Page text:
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Manning's impact on teammates one of trust and friendship

Posted Mar 8, 2016

Sure, Peyton Manning's teammates will miss playing with him, but the trust, friendship and camaraderie are what they'll miss most with his retirement.

ENGLEWOOD, Colo. — On Saturday, Peyton Manning called Demaryius Thomas. He told him to look for a flight to Denver, but he wouldn't elaborate further. So Thomas booked a flight, unsure of why but sure that it was necessary.

In preparation for his retirement, Manning must have made many similar calls to teammates current and past, beckoning them to Denver to join him as he brought his career to a close before his family and closest friends.

That his emotional speech began by recalling not only his first pass but to whom he threw it, shows just how highly he regards his teammates. That's why Thomas knew he couldn't miss coming to Denver, and that's why Von Miller and so many other teammates came to UCHealth Training Center on Monday.

"I’ll miss figuring out blitzes with [former Indianapolis C] Jeff Saturday, [former Indianapolis WR] Reggie [Wayne] sitting on top of the bench next to me, and perfecting a fake handoff to [former Indianapolis RB] Edgerrin James," Manning said. "I’ll miss [WR] Demaryius Thomas telling me that he loved me and thanking me for coming to Denver after every touchdown I threw to him.

"I’ll miss the plane rides after a big win with 53 teammates standing in the aisles laughing and celebrating during the whole flight."

How much Manning will miss those moments with his teammates is surely a sentiment shared by them, as well.

"[I'll miss] just having him around as a leader, […] hanging out with him," Thomas said. "It's been a great four years and I'm going to miss him because it's not just [that] he's my teammate. He's my friend. He took me in, let me play with his kids. I go to his house, he leaves, I'm over there playing with the kids and he respects me to do that. I'll miss a lot of that."

For Emmanuel Sanders, the other part of the Broncos' starting wide receiver tandem, Manning's impact went a long way in helping him become a better player and a better pro as Sanders studied his habits to improve his own preparation skills. But Manning also taught him more about appreciating what happens off the field.

"You talk about a guy that every Thursday, he set up a steak dinner with the offense. You talk about a guy that set up group chats, group message and would message guys almost every night about something that's going on in the game plan," Sanders said. "And here he is with all these accomplishments, MVPs; he doesn't have to do that, but he treats everybody—I don't care if you're an equipment guy, media guys, you know how he is—I mean, he treated everybody so well and that brought a family environment, a sense of love around this organization and around the National Football League."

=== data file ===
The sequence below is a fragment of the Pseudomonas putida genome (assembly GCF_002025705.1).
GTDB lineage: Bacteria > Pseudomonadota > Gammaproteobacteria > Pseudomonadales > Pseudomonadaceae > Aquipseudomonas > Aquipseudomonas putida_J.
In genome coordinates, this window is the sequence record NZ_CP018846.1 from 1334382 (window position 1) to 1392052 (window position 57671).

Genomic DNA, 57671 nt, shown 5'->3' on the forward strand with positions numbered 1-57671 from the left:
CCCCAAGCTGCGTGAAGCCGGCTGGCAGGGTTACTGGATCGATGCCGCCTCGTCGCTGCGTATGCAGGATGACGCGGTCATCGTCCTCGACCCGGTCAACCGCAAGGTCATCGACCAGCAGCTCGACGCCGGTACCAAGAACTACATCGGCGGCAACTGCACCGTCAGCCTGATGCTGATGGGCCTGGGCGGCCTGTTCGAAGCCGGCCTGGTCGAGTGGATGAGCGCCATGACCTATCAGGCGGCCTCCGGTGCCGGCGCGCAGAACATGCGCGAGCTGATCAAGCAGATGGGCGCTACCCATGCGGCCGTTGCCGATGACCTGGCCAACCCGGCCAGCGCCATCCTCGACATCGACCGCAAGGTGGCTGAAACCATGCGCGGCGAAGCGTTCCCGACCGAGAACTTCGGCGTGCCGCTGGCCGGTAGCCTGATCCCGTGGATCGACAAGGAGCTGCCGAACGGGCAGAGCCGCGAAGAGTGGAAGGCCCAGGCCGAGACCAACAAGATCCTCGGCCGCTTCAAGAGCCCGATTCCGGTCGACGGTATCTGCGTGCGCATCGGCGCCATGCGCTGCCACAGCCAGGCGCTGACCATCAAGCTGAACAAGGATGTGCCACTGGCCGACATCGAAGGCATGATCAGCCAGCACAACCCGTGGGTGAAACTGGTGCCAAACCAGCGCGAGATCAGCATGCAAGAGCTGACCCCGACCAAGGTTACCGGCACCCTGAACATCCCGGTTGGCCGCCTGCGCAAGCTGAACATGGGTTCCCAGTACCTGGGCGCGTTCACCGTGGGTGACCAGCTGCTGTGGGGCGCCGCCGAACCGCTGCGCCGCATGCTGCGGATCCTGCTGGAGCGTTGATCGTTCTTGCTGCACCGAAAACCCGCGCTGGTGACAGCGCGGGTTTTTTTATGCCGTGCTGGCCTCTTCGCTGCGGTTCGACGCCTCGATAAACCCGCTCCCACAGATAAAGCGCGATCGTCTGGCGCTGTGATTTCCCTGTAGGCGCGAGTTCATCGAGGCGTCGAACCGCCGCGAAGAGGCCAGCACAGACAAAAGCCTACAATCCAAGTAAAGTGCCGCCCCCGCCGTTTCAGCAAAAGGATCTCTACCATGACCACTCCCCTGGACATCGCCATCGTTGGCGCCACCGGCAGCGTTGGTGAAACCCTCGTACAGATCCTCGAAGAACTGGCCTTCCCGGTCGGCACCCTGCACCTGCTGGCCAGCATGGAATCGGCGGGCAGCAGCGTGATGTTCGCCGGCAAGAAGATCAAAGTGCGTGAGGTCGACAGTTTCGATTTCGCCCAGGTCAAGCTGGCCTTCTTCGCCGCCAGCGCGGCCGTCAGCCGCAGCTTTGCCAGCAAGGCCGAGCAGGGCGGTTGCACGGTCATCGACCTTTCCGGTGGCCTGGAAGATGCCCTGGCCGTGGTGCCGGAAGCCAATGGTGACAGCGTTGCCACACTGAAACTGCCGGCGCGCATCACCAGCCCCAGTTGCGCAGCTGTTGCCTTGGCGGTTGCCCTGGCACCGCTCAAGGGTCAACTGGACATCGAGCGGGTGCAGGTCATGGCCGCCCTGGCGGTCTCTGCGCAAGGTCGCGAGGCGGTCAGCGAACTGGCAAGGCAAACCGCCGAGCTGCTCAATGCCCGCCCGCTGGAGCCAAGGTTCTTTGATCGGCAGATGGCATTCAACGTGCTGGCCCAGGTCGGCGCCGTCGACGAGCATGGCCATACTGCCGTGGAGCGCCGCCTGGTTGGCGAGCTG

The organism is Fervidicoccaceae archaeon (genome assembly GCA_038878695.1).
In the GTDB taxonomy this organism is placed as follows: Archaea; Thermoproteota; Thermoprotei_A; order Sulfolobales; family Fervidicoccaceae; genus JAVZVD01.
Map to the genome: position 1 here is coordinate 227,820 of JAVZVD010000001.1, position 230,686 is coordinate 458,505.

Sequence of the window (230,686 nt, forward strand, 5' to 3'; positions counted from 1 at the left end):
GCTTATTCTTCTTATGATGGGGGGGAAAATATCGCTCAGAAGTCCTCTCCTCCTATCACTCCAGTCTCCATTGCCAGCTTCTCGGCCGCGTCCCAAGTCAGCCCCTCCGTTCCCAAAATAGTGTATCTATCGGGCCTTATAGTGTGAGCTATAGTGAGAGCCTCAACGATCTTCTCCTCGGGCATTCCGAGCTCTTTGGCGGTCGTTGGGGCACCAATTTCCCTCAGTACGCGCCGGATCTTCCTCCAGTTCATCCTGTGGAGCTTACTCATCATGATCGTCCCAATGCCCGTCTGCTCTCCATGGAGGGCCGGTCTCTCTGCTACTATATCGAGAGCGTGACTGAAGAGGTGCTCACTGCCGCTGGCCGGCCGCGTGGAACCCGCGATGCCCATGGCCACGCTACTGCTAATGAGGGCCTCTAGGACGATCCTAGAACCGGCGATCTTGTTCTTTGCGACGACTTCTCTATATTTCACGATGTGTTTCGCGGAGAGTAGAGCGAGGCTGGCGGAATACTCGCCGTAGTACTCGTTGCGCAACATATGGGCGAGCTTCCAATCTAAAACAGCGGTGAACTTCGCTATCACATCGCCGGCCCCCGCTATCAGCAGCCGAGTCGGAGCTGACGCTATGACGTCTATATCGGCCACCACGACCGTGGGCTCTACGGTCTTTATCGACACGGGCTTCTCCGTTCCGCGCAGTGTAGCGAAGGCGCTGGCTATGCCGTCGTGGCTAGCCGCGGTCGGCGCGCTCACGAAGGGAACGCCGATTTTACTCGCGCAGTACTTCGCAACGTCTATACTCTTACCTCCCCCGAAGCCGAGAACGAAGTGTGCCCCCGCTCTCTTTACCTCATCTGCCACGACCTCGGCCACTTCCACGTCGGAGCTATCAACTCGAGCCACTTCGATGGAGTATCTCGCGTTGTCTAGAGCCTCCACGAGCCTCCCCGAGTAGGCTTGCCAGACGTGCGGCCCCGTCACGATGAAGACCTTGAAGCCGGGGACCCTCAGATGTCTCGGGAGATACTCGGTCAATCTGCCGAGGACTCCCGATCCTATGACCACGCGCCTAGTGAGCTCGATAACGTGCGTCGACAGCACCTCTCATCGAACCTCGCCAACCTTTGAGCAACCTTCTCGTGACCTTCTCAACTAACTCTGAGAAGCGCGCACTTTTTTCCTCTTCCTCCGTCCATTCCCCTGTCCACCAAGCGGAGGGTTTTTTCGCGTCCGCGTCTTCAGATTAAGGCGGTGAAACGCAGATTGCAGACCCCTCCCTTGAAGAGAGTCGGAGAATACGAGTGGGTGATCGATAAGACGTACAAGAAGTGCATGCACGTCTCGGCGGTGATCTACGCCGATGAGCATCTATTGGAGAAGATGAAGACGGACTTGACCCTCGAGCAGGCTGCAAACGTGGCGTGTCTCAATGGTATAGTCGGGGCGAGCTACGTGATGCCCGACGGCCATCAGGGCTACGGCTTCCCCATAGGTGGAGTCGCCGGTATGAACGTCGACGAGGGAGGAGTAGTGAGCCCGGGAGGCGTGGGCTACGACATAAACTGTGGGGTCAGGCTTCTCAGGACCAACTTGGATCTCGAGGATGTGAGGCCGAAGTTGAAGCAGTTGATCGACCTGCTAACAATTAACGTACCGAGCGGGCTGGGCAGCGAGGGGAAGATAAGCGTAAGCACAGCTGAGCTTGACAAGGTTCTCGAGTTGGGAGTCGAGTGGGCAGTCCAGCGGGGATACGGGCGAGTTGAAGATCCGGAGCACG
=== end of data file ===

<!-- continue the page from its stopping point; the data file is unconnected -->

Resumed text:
Even for the guys who didn't share a huddle him had their special Manning moments that they would cherish for the rest of their lives. Defensive end Kenny Anunike had one such moment when the Duke alumni met Manning during his now-famous offseason workouts in Durham.

"It’s crazy, I knew Peyton even before he was my quarterback," Anunike recalled. "Being at Duke, you know as a Duke Blue Devil, he was coached by [Duke head coach David Cutcliffe], him and [Giants QB] Eli [Manning] at Ole Miss and Tennessee. I remember walking through the halls one day, and Coach Cutcliffe and Peyton were walking out and I kind of got shocked a little bit. I’m a senior in college and he walks up to me and says, ‘Hey, Peyton, this is my premier defensive end Kenny Anunike,’ and I’m like, ‘Wow.’ I shook his hand, and that’s when he had his surgery on his neck and I was there, too, rehabbing. We got to talking and I got to learn a lot about the guy, a lot about his character, a lot about how he works and to see now that I’ve become his teammate and then to come here and view his retirement, it’s absolutely tremendous. It’s a day I’ll never forget."

Wide receiver Bennie Fowler had the honor of catching Manning's last pass, a successful two-point conversion in Super Bowl 50. The catch in the moment was special enough for Fowler, and he felt that he should give the ball to Manning.

"It’s a great feeling, you know, catching his last pass and it being in Super Bowl 50 and us winning," Fowler said. "I think [giving the ball back] kind of told me that this might be his last game, last pass. I felt like it was the right thing to do, to give him the ball back after all that he’s done for the game and his career. Him trusting me and throwing me the ball, I really appreciated that."

The passing records and championships will be long remembered and revered, but the friendship and trust among his peers is something Peyton Manning forged everywhere he went that will also leave a memorable impact.